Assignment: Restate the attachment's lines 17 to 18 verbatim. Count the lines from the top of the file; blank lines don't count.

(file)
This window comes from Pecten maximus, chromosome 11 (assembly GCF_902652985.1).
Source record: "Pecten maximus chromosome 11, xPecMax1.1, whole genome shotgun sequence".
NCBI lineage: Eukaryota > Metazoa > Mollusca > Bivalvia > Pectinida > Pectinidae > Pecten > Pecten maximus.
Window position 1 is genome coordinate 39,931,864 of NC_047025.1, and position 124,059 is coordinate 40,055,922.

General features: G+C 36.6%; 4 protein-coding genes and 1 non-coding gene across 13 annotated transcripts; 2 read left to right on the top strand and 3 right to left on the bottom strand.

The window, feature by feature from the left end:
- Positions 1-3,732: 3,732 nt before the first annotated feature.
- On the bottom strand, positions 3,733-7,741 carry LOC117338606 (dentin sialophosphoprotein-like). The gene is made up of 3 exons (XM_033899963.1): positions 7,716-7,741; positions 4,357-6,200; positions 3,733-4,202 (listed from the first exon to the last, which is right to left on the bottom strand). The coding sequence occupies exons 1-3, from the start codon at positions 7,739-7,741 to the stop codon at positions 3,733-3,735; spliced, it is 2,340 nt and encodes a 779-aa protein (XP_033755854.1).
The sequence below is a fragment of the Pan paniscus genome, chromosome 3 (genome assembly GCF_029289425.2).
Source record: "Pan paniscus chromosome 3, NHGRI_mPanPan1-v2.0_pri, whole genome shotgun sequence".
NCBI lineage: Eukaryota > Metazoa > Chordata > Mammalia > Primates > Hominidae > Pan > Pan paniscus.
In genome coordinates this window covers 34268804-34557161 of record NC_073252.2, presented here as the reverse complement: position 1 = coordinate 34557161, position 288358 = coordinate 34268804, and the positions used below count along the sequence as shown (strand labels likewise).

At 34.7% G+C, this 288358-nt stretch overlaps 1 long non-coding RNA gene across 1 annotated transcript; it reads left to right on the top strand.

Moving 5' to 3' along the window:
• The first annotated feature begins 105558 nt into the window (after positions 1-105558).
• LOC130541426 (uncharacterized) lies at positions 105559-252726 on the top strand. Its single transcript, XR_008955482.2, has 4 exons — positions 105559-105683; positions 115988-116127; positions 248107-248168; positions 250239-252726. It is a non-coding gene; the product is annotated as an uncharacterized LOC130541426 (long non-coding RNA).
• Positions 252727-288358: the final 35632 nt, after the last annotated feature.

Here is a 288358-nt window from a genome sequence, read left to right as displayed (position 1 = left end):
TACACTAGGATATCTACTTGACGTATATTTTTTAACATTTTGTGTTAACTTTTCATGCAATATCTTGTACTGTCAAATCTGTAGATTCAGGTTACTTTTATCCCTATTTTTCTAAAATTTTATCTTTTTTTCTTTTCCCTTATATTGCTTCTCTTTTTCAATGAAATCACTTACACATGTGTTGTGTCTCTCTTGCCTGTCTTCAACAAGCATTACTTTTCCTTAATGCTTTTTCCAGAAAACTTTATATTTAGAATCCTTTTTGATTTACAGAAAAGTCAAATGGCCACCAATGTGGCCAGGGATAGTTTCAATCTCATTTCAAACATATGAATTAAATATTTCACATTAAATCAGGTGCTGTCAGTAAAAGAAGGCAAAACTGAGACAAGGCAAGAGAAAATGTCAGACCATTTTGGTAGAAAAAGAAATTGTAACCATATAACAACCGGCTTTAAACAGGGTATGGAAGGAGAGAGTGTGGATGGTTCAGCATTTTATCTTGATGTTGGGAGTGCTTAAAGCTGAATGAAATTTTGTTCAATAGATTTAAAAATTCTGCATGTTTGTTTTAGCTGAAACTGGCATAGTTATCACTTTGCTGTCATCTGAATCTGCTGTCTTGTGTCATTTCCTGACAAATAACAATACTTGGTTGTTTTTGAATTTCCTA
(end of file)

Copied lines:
• Positions 252727-288358: the final 35632 nt, after the last annotated feature.

Here is a 288358-nt window from a genome sequence, read left to right as displayed (position 1 = left end):